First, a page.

The average risk of venous thromboembolism (VTE) in long haul travellers is approximately 2.8 per 1000 travellers, which is increased in the presence of other VTE risk factors. In pregnant long-haul travellers, little is known in terms of the absolute risk of VTE in these women and, therefore, there is limited consensus on appropriate thromboprophylaxis in this setting.
This review will provide guidance to allow practitioners to safely minimize the risk of travel-related VTE in pregnant women. The suggestions provided are based on limited data, extrapolated risk estimates of VTE in pregnant travellers and recommendations from published guidelines.
We found that the absolute VTE risk per flight appears to be <1% for the average pregnant or postpartum traveller. In pregnant travellers with a prior history of VTE, a potent thrombophilia or strong antepartum risk factors (e.g. combination of obesity and immobility), the risk of VTE with travel appears to be >1%. Postpartum, the risk of VTE with travel may be >1% for women with thrombophilias (particularly in those with a family history) and other transient risk factors and in women with a prior VTE.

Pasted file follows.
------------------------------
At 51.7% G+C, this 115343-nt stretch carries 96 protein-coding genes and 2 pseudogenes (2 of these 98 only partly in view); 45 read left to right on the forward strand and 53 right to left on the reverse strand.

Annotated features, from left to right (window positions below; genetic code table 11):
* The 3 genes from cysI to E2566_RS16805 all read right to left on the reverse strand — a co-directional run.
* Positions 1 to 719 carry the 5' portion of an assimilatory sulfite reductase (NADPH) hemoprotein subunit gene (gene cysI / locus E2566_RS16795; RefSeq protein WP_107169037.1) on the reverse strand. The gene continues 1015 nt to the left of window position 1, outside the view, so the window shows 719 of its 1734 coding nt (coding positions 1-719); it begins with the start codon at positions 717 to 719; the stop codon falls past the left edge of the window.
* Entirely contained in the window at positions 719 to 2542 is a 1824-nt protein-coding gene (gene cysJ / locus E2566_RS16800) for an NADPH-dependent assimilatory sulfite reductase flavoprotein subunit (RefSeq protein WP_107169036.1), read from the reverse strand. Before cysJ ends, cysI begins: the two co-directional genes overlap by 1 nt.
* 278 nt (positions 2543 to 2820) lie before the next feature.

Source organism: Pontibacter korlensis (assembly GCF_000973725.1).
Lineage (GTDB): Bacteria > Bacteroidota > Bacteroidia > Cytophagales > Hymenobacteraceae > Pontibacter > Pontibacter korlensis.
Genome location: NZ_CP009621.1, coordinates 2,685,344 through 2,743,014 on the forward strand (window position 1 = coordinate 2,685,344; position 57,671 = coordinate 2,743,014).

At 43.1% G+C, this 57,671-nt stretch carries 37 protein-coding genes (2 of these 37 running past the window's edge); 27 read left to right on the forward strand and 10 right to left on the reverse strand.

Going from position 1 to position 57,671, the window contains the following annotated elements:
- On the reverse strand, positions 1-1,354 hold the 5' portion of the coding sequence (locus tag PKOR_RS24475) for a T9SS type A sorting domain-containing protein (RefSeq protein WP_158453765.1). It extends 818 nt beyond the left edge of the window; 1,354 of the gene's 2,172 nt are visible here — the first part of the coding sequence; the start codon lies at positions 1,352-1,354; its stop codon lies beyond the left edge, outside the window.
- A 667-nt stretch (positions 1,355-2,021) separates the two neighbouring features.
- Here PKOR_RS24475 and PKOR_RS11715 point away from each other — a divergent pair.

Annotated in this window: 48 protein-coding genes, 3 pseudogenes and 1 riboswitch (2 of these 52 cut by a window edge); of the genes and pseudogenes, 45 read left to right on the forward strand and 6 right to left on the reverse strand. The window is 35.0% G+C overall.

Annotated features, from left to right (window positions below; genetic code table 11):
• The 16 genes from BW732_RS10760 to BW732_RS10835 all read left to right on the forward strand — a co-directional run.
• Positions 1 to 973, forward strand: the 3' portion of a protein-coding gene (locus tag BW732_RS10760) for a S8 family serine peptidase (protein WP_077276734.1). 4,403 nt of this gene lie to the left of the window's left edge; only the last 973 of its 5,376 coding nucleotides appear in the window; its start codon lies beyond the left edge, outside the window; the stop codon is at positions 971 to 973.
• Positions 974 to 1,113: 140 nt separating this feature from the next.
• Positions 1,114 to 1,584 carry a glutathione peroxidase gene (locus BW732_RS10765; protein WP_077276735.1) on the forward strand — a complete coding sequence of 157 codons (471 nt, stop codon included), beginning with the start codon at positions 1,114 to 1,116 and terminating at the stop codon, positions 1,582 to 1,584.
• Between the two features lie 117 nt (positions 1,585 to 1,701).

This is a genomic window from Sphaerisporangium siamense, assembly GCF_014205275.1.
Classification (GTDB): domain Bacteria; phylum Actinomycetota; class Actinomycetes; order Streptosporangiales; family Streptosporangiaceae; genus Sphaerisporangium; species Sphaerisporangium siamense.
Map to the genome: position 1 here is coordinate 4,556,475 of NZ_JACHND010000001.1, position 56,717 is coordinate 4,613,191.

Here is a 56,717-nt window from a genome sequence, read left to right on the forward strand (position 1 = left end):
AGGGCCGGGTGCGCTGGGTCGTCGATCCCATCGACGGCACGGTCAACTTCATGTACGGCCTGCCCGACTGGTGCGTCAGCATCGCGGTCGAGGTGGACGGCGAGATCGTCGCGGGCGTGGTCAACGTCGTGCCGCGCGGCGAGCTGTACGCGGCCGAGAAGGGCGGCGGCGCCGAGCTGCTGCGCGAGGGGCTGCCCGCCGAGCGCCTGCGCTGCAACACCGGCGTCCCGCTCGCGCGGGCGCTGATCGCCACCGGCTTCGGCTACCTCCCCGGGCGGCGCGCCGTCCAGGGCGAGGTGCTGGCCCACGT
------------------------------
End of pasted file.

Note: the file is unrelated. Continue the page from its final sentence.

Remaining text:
Based on our findings, we recommend simple measures be taken by all pregnant travellers, such as frequent ambulation, hydration and calf exercises. In those at an intermediate risk, we suggest a consideration of 20–30 mmHg compression stockings. In the highest risk group, we suggest careful consideration for low-molecular-weight heparin thromboprophylaxis. If there are specific concerns, we advise consultation with a thrombosis expert at the nearest local centre.